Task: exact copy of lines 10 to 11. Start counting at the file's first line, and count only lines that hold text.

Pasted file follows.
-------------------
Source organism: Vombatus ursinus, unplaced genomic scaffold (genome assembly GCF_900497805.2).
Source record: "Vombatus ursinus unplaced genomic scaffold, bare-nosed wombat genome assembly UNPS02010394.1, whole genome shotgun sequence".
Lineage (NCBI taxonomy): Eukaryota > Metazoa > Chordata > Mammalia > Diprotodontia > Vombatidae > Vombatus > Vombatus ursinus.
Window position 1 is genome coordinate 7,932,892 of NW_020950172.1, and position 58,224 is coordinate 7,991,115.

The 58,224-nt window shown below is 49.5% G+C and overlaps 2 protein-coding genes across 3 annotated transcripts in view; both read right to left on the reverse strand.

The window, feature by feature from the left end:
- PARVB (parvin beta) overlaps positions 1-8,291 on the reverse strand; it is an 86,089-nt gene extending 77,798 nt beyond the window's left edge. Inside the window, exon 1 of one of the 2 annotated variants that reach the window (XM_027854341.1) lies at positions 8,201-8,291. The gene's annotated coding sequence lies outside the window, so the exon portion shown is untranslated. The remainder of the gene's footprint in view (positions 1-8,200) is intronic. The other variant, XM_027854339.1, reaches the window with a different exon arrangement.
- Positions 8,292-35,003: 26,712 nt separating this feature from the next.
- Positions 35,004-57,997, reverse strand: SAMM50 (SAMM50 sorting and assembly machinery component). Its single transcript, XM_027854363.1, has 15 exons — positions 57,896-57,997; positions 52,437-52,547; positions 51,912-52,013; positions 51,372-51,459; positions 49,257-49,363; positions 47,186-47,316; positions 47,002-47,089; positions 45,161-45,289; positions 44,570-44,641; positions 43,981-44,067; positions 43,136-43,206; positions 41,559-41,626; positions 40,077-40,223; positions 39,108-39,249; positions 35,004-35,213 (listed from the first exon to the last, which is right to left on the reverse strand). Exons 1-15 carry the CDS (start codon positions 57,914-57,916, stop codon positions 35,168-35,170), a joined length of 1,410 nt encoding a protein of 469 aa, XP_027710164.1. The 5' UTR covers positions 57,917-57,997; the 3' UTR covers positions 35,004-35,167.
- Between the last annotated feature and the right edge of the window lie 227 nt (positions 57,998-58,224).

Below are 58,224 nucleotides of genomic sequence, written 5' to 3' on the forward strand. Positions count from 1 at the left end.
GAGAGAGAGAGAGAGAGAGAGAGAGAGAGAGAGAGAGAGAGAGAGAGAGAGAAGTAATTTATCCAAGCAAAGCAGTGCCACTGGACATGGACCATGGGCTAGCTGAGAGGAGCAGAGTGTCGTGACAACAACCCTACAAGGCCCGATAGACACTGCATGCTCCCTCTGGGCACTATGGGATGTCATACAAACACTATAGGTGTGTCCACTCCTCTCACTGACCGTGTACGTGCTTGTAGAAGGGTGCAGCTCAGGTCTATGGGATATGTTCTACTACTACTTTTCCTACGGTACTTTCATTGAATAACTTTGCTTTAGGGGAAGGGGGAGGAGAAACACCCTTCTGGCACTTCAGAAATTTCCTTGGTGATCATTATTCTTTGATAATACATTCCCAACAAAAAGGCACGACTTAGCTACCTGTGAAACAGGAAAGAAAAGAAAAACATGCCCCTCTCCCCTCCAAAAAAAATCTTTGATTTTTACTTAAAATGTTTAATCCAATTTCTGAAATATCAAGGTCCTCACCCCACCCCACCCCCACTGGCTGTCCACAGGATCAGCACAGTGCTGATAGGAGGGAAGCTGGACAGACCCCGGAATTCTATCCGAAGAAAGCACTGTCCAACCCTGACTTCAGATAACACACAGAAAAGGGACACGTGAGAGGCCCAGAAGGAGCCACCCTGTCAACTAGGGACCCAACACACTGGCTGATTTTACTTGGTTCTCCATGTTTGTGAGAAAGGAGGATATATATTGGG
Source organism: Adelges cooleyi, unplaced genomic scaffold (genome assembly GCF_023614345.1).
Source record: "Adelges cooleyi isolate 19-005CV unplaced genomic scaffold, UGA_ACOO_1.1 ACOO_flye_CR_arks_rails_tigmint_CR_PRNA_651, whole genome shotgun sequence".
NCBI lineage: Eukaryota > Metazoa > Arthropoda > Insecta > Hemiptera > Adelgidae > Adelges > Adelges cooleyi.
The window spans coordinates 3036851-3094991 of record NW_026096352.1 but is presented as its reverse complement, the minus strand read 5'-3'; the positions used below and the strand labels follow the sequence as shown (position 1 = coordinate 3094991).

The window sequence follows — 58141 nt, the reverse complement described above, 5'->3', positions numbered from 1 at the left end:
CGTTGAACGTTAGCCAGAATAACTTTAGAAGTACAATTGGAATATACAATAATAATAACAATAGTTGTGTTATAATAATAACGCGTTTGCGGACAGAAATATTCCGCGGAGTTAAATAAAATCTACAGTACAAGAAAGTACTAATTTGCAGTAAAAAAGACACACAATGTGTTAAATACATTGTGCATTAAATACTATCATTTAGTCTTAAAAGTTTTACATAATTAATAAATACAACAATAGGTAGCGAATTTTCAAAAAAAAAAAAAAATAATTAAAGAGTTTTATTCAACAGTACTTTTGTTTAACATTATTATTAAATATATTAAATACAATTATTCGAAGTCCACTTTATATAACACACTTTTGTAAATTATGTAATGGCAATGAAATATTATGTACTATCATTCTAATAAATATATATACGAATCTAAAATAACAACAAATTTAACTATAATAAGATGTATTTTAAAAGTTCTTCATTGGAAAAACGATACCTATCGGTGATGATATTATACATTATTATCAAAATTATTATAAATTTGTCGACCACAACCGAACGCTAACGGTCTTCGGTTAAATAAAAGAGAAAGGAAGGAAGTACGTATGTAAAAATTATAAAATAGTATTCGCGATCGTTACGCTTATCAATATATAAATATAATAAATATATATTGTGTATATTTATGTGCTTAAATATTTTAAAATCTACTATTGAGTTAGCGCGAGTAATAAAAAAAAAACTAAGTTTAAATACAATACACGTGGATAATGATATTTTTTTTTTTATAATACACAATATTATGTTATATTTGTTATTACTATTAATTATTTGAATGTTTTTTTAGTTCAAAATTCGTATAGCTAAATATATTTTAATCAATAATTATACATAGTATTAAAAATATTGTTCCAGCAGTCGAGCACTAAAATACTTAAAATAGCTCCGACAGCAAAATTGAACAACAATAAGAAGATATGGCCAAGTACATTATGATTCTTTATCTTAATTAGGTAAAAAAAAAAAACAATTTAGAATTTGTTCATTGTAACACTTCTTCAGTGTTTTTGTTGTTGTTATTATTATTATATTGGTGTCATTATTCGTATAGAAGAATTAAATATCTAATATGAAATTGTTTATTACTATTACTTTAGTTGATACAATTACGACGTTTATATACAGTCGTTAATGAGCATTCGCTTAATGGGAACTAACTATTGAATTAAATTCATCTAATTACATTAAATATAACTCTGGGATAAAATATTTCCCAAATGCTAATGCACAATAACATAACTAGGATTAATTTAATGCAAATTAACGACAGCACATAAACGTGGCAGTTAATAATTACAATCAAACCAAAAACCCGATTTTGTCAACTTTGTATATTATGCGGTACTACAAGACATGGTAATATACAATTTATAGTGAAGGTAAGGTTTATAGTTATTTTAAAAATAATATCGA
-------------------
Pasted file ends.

- Between the last annotated feature and the right edge of the window lie 227 nt (positions 57,998-58,224).

Below are 58,224 nucleotides of genomic sequence, written 5' to 3' on the forward strand. Positions count from 1 at the left end.